College & Workforce Readiness

How to Support, Not Rescue, Your Kid in College

By Caralee J. Adams — August 13, 2012 2 min read
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It used to be that when kids went to college they really said goodbye.

Not so much today.

Technology and closer ties with parents mean that students are just a call or text away.

“Letting go is a thing of the past,” says Harlan Cohen, author of the new book, The Naked Roommate: For Parents Only (Sourcebooks, 2012). “Now it’s about loosening the grip.”

Just because it’s easy to be in constant communication doesn’t mean that’s the best thing.

In an interview from his Chicago office, Cohen, who also wrote the popular student guide to college life, The Naked Roommate, says parents need to think carefully about this new landscape. “Parents have to create their own boundaries,” he says. “Before distance and expensive phone calls created boundaries, but they are no longer.”

While comforting to be in touch, being overly involved leaves college students with no room to learn to solve their own problems, he says.

“College is 90 percent amazing and 10 percent difficult. The trick is not letting the 10 percent take up 100 percent of your time.”

Parents should not get caught up in the daily dramas. Use the 24-hour rule. Before getting wrapped up in fixing a situation, give it a day, and your child will likely have moved on, says Cohen.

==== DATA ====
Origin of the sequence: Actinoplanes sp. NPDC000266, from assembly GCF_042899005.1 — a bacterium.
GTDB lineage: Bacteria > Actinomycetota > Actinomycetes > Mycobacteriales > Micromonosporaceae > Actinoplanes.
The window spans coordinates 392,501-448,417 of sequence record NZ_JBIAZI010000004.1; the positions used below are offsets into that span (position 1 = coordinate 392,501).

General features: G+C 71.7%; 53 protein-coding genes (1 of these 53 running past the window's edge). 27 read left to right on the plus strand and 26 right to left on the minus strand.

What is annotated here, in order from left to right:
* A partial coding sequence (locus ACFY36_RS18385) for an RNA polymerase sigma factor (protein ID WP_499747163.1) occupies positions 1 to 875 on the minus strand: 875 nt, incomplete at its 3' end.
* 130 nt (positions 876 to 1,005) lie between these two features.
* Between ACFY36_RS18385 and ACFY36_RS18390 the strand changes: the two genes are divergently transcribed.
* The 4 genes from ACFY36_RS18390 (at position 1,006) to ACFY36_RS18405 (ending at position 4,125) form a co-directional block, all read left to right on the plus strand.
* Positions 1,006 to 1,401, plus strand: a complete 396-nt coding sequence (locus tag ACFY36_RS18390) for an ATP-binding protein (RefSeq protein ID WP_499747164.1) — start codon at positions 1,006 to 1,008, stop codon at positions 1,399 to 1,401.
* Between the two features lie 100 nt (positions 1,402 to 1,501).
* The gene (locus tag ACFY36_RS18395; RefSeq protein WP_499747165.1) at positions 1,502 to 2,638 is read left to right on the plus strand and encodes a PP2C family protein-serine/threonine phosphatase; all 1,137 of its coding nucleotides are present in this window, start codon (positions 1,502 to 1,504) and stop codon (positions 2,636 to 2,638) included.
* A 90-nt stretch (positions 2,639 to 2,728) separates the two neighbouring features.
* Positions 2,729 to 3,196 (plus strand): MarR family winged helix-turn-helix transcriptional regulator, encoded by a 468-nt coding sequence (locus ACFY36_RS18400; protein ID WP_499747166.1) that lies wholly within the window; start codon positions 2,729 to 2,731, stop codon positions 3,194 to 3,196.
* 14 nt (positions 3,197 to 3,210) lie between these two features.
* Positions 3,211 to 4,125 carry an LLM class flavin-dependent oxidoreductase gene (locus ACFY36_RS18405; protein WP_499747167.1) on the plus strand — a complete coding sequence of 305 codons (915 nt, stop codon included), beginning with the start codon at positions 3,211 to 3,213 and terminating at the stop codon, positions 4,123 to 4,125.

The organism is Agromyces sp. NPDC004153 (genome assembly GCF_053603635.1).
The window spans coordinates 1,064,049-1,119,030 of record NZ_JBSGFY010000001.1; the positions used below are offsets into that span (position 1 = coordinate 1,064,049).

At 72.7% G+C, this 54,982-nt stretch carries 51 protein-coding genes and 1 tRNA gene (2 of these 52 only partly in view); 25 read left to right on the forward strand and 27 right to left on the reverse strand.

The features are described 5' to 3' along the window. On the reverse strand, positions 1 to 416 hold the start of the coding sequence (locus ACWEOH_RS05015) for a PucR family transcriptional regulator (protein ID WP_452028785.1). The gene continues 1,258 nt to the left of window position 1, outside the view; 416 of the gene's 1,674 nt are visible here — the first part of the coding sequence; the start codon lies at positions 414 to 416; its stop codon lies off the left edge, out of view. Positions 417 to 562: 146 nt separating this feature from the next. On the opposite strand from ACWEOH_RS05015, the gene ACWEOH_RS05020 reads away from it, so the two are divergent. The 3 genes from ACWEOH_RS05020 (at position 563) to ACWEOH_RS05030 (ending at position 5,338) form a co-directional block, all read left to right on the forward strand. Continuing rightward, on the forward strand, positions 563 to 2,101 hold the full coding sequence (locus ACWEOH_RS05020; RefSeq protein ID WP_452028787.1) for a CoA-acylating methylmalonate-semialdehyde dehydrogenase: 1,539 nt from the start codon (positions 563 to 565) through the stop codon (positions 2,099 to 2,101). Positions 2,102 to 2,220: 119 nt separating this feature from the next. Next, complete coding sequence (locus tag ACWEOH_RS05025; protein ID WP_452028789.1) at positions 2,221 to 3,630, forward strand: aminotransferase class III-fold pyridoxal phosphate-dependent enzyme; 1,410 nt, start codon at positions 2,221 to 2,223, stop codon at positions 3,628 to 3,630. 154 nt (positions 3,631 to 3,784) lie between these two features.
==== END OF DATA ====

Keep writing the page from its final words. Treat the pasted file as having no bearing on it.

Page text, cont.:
Encourage students to work through the system, consult their resident assistant, or talk with their adviser. No wake-up calls to the dorm room. Really, it happens, he says. No intervening with professors.

Cohen suggests families discuss how often they plan to talk. If the expectation is to call once or twice a week, but your son is calling daily, it can put up a red flag.

“Before giving advice, ask if they want it,” says Cohen. “Sometimes they just want to vent.”

After the euphoria of the first few weeks of school, most freshmen will start to miss family and friends. “Instead of blaming yourself, child, or the institution, blame the college experience,” says Cohen. The brochures never told students they would be uncomfortable, but about 61 percent of college students report feeling some sort of homesickness, he says.

Cohen cautions: “The cure for homesickness is not at home.” Listen, help them struggle with the uncomfortable, and encourage them to find connections on campus. (If you suspect something more, such as depression, then don’t hesitate to get in touch with campus professionals.)

Why is it so hard for parents to back off? College students often reach out and ask for things. “It’s hard to say no because we love them,” says Cohen. “Loving them means having to let them struggle.”

After surviving the arduous admissions process, students and parents are anticipating a wonderful college experience. But it is often not perfect.

Families need to be patient and supportive, Cohen says. It can be hard when you are paying $50,000 a year in tuition to listen to less-than-rosy phone calls. He says the best way to be prepared is to know what your child will be facing in the first few months so you can be ready to help him or her.

Part of the solution to improving college completion may be paying attention to the critical role parents can play in helping students be successful.

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A version of this news article first appeared in the College Bound blog.